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Containerization is Required to Modernize Applications at the Edge

Modern applications are widely deployed in the cloud, but they’re coming at the edge as well. This episode of the Tech Field Day podcast features Alastair Cooke and Paul Nashawaty from The Futurum Group, Erik Nordmark from ZEDEDA, and host Stephen Foskett discussing the intersection of application modernization and edge computing. As enterprises look to deploy more applications at the edge they are leveraging technologies like Kubernetes and containers to enable portability, scalability, resilience, and high availability. In many cases customers are moving existing web applications to the edge to improve performance and security, but not all webscale technologies are appropriate on the limited hardware, environmentals, and connectivity found at the edge. The question is whether to improve the edge compute platform or build resiliency into the application itself. But there are limits to this approach, since edge locations don’t have the elasticity of the cloud and many of the features of Kubernetes were not designed for limited resources. It comes down to developer expectations, since they are now accustomed to the experience of modern webscale platforms and expect this environment everywhere. In the future, we expect WASM, LLMs, and more to be used regardless of location.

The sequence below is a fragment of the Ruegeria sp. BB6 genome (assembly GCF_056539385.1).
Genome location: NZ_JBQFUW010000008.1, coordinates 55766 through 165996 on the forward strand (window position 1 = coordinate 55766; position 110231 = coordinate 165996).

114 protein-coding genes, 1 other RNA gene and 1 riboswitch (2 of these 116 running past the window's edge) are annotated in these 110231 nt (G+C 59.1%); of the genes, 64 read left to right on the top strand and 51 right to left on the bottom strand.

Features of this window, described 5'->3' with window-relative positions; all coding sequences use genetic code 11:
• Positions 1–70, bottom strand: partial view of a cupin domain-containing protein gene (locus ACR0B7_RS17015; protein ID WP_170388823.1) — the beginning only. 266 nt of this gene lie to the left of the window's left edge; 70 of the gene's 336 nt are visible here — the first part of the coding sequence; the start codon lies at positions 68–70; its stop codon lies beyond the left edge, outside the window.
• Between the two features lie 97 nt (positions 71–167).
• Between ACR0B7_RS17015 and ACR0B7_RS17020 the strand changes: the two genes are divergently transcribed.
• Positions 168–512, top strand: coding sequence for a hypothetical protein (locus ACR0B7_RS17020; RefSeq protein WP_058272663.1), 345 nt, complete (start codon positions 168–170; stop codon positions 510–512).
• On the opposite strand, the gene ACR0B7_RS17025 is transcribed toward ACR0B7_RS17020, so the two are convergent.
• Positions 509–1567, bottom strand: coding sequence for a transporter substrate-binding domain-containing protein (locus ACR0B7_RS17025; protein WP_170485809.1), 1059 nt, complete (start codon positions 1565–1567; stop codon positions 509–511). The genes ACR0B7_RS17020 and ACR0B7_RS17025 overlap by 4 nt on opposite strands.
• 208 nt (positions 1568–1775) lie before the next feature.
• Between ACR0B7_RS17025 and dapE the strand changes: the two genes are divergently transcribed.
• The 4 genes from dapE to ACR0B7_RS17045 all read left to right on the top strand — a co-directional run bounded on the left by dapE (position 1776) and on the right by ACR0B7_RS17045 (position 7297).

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The modernization of applications, from datacenter to cloud to edge, is rapidly progressing. Technologies drawn from the hyperscale world are finding their way to edge locations, where data processing and analysis occur closer to the source of data and customer transactions. This shift is driven by the need for real-time processing, reduced latency, and enhanced security, and technologies like Kubernetes and containers are increasingly used to facilitate this transition.